August 30, 2007

Remembering Hurricane Katrina

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A vigil to commemorate the second anniversary of Hurricane Katrina was held yesterday in Anabel Taylor Hall. The event was organized by the Cornell students who traveled with Hillel and Black Students United on the trip to help rebuild New Orleans after the disaster. Approximately 40 people attended.
One student sang “Amazing Grace” as a slideshow played of pictures taken by the students during their visit to New Orleans August 8-14. The 24 students worked with Habitat for Humanity to rebuild a building that was once a school. For the next three years, the building will serve as a housing unit for volunteers before returning to its original function as a middle school.
Trip co-founder Amy Pearlman ’09 said in her opening remarks that the trip and vigil were meant to show that the students are “committed to spreading awareness” of the aftermath of the hurricane. She also said that despite the politics surrounding efforts to rebuild the city, “It is our responsibility to spread the word that [New Orleans] still needs help.”
Enongo A. Lumumba-Kasongo ’08, BSU senior co-president, said in addition to rebuilding New Orleans, the trip was a good way to form bonds between black and Jewish students, members of groups she said “have both been oppressed historically.”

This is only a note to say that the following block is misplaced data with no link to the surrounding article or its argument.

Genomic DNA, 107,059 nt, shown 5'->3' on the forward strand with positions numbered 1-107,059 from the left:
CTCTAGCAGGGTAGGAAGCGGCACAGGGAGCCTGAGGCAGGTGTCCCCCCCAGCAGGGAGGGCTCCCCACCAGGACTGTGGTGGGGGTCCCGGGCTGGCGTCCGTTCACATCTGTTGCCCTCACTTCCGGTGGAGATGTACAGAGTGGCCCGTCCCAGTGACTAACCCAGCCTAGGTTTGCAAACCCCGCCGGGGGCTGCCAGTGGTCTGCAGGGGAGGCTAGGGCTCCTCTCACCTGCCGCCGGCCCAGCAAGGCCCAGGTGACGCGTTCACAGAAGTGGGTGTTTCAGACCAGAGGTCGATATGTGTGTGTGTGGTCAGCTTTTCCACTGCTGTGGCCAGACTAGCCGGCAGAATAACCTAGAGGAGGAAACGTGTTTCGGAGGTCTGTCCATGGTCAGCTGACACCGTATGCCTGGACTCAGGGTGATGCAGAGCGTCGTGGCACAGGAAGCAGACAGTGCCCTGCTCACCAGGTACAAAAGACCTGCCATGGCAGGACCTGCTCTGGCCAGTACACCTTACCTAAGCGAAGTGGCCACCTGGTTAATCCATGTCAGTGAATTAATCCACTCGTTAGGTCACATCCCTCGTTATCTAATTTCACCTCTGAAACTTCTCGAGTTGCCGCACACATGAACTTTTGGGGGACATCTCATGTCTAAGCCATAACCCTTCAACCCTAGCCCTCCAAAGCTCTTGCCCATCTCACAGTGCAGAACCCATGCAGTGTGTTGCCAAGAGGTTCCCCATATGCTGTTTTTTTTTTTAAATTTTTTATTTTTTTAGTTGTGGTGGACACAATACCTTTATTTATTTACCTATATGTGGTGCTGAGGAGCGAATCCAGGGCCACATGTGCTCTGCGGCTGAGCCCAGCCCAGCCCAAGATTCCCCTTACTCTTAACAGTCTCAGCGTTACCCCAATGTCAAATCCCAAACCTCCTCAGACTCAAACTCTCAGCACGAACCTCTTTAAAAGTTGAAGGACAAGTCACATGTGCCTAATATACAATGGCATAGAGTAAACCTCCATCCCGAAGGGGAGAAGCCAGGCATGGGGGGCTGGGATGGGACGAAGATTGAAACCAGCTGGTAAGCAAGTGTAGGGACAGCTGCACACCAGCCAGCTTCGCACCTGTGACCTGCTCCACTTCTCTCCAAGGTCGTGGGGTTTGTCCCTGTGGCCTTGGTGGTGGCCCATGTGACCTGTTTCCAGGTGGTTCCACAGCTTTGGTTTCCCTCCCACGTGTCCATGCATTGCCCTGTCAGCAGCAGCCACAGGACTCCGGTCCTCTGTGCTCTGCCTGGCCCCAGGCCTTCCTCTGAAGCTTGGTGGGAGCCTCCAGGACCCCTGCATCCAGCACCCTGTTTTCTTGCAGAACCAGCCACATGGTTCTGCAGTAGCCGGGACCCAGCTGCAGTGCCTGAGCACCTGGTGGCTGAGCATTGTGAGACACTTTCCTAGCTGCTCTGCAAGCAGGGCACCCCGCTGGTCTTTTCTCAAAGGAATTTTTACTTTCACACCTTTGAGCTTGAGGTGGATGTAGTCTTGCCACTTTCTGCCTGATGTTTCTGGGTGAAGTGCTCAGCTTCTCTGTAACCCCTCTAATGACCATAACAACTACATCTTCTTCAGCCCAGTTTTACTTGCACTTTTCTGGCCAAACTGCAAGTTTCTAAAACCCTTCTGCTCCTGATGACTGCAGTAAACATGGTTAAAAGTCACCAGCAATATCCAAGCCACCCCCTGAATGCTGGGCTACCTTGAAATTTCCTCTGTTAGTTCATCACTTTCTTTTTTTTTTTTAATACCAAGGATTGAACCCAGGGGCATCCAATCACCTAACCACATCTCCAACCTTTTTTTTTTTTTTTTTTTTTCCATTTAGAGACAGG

Pearlman agreed.
“We became good friends with each other,” said Pearlman, noting that the two groups will maintain their relationship by inviting each other to events they hold. She also said that the students will hold programs throughout the year to continue fostering an awareness of all that still needs to be done in the area affected by the hurricane.
Pearlman and trip co-founder Daniel Baer ’08 planned the visit to New Orleans with the intention of asking BSU students to join due to what Pearlman called “the issues of unequal aid and gentrification,” brought up in the aftermath of the hurricane.
Lumumba-Kasongo said she “was impressed with the amount of students who stepped up to the plate” by giving up a week of their summer breaks to help rebuild the city.
After a moment of silence in which the attendees lit memorial candles, everyone was invited to share their own stories of their experiences with the hurricane. Students tearfully told of the destruction they saw in New Orleans and the way the Louisianans thanked them for their efforts.
Lauren Rosenblum ’11, a New Orleans native, echoed these sentiments, saying that Hurricane Katrina helped her “realize how good people really can be;” she thanked the students, saying, “Each volunteer means a lot.”
The event concluded with a reading of a prayer whose final words were, “The time is always right to do the right thing” before a student sang, “Lean on Me.”
Lumumba-Kasongo called the vigil “extremely successful,” adding, “It shows that Cornell students really do care.”